The Truth About Paul Ryan’s Arguments and Budget
The Romney campaign is making a major effort to reach out to the Tea Party, grassroots conservative activists, and Ron Paul’s libertarian supporters. They’ve not only invited Rand Paul to speak at the Tampa convention, they’ve also scheduled a “Tribute to Ron Paul” video to be shown to the delegates. However, these are mere crumbs: the video is not likely to highlight Paul’s more interesting positions, such as his vociferous opposition to the American empire and its endless wars.
No, the real cake, complete with quasi-“libertarian” frosting, is Paul Ryan, whose addition to the ticket opens up the prospect of having Ayn Rand, the late novelist and philosopher of “Objectivism,” become a campaign issue. I can’t wait for someone to accuse the Republicans of endorsing “terrorism” on the grounds that The Fountainhead, Rand’s best-selling 1943 novel, climaxes with the hero blowing up a home for mentally challenged orphans. Oh wait …
That some “libertarians” are ready, willing, and able to swallow this guff, I have no doubt. They claim Ryan “gets the free market.” Well, whoop-de-doo! So does the Chinese Communist party, these days.
However, he doesn’t really “get it” at all, not even to the extent that the heirs of Deng Xiaoping do, because he thinks we can still have an overseas empire and a “limited” government, with low taxes and “free” enterprise. The Chicoms — to use right-wing Republican phraseology — are “isolationists,” i.e. their foreign policy amounts to minding their own business and making as much money as possible. Ryan, on the other hand, is all about maintaining “American leadership” in the world, and the way he tells it, “leadership” is a polite euphemism for domination.
In a speech before the Alexander Hamilton Society — where else? — Ryan gave full-throated expression to what American foreign policy would look like under his watch, and while the vice-presidency is an office with little power, from the tone of the speech the office of the Vice President in a Republican administration would once again become a nest of neocons lobbying for more and bigger wars.
Ryan may be a neocon drone, but he’s no Dan Quayle: he realizes, as he put it in his talk to the Hamiltonians, that “our fiscal policy and our foreign policy are on a collision course; and if we fail to put our budget on a sustainable path, then we are choosing decline as a world power.”
Translation: we can’t have an empire, given our present financial straits. So what’s the solution? To any normal American, who never wanted an empire to begin with, the answer is simple: give up the imperial pretensions to “global leadership,” and tend to our own ill-used and leached-out garden. Ryan, however, is a creature of Washington, and this is unthinkable inside the Beltway: it would be a most grievous blow to the self-esteem of these worthies if they had to exchange the imperial purple for a plain republican cloth coat. Why, no Serious Person would even suggest such a thing! So instead of stating the facts, he makes up some of his own:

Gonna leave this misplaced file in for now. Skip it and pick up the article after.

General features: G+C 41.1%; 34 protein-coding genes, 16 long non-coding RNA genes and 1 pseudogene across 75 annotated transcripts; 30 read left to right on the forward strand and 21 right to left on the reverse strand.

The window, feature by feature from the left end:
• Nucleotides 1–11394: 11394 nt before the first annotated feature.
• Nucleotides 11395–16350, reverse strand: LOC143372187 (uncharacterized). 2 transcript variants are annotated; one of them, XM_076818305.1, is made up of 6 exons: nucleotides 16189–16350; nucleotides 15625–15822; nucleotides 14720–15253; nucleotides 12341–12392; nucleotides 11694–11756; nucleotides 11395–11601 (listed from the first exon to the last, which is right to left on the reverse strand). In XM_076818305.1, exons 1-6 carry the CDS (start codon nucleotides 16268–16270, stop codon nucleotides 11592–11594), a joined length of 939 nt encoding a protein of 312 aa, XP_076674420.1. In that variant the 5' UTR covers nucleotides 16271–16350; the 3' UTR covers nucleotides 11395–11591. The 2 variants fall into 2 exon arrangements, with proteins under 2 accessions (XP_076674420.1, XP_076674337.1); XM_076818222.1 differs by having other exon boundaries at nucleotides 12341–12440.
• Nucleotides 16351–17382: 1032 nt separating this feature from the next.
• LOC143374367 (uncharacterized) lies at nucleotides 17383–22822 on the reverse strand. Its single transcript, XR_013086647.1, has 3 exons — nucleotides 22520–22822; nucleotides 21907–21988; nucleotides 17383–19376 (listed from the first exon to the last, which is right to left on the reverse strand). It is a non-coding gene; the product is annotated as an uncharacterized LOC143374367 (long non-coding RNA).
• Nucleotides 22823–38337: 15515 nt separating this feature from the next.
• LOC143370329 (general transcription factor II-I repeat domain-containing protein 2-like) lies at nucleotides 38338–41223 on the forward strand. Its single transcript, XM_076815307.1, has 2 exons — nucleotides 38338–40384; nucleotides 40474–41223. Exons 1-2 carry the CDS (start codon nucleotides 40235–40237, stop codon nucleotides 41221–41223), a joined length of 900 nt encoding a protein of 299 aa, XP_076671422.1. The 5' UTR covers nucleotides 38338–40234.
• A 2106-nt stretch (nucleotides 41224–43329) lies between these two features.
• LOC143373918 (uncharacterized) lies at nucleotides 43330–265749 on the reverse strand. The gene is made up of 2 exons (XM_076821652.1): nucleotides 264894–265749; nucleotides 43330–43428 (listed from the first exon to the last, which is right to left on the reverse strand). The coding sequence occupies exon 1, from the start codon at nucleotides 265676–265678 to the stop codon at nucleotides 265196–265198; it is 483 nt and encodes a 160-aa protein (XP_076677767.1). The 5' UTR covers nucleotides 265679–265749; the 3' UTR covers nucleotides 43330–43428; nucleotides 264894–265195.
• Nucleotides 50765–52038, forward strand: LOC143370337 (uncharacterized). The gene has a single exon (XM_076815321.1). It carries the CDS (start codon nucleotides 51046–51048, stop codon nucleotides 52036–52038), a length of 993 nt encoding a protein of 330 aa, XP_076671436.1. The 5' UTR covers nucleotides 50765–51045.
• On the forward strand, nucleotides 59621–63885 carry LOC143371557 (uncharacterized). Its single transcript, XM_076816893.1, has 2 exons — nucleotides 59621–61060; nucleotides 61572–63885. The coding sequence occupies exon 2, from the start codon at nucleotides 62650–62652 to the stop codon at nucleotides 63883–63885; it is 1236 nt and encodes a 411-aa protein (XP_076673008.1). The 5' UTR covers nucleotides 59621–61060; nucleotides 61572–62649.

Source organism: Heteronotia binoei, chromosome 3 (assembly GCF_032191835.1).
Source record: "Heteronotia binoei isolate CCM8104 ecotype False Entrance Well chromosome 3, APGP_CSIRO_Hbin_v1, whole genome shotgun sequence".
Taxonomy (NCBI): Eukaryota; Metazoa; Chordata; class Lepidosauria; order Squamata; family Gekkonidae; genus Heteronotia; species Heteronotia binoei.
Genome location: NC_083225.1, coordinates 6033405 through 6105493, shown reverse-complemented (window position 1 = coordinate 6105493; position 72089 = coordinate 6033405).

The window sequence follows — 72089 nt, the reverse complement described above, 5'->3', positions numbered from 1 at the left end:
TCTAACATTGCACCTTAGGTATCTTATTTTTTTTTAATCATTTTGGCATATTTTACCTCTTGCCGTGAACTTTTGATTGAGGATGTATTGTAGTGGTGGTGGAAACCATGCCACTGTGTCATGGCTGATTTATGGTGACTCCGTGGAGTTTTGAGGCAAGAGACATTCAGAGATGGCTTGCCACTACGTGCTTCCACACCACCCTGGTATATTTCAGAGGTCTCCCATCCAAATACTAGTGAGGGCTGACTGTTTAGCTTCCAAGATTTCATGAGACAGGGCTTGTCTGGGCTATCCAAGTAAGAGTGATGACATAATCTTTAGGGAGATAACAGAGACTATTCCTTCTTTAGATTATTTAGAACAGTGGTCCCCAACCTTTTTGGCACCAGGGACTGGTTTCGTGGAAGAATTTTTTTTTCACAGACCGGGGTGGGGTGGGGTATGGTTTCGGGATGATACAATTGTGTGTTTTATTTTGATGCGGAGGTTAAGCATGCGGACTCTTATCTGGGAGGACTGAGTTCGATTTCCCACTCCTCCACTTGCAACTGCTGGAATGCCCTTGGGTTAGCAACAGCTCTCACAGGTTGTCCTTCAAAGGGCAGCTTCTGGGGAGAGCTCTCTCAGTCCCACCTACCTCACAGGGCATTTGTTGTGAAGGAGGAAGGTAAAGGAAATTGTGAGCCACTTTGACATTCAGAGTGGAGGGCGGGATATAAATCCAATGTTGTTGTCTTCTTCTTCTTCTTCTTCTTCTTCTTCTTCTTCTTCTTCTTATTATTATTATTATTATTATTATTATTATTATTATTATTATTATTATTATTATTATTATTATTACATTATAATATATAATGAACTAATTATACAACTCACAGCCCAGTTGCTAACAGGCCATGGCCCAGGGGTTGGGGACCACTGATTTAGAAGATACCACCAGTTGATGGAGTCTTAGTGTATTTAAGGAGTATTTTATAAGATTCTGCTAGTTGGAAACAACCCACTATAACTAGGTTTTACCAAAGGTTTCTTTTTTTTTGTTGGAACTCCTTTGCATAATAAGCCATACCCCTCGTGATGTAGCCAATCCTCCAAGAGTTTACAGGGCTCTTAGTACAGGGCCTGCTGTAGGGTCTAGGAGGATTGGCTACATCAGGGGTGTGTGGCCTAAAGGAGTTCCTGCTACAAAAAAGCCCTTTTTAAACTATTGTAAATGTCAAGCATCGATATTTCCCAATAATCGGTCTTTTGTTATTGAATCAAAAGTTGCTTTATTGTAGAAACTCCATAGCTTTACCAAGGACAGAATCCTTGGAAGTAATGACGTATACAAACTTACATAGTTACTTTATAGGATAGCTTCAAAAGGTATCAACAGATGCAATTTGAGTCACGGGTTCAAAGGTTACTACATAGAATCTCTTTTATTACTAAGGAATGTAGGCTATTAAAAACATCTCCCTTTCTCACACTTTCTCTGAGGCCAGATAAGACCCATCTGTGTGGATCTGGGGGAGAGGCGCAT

“Our fiscal crisis is above all a spending crisis that is being driven by the growth of our major entitlement programs: Social Security, Medicare, and Medicaid. In 1970, these programs consumed about 20 percent of the budget. Today that number has grown to over 40 percent.
“Over the same period, defense spending has shrunk as a share of the federal budget from about 39 percent to just under 16 percent — even as we conduct an ambitious global war on terrorism. The fact is, defense consumes a smaller share of the national economy today than it did throughout the Cold War.”
This is a flat out fabrication. As David Callahan of Reuters put it:
“Ryan is wrong — and misleading — when he argues that defense spending is shrinking. He says that defense as a percentage of GDP has declined from its ‘Cold War average of 7.5 percent to 4.6 percent today.’ What he doesn’t say is that this share is up from the 1990s. Defense spending ranged between 3 percent and 3.4 percent of GDP from 1996 to 2001, according to budget data from the Office of Management and Budget. Likewise, while Ryan says that such spending as a percentage of all federal outlays is down from 25 percent three decades ago to 20 percent today, he doesn’t mention that defense spending constituted just 16 percent of federal outlays in 1999.”
The infamous Ryan budget wants to raise military spending and declares any cuts off limits because, don’t you know, it’s a “strategic” matter, and not a question of dollars-and-cents. But what is this grand “strategic” vision he wants to throw money at?
Author: Justin Raimondo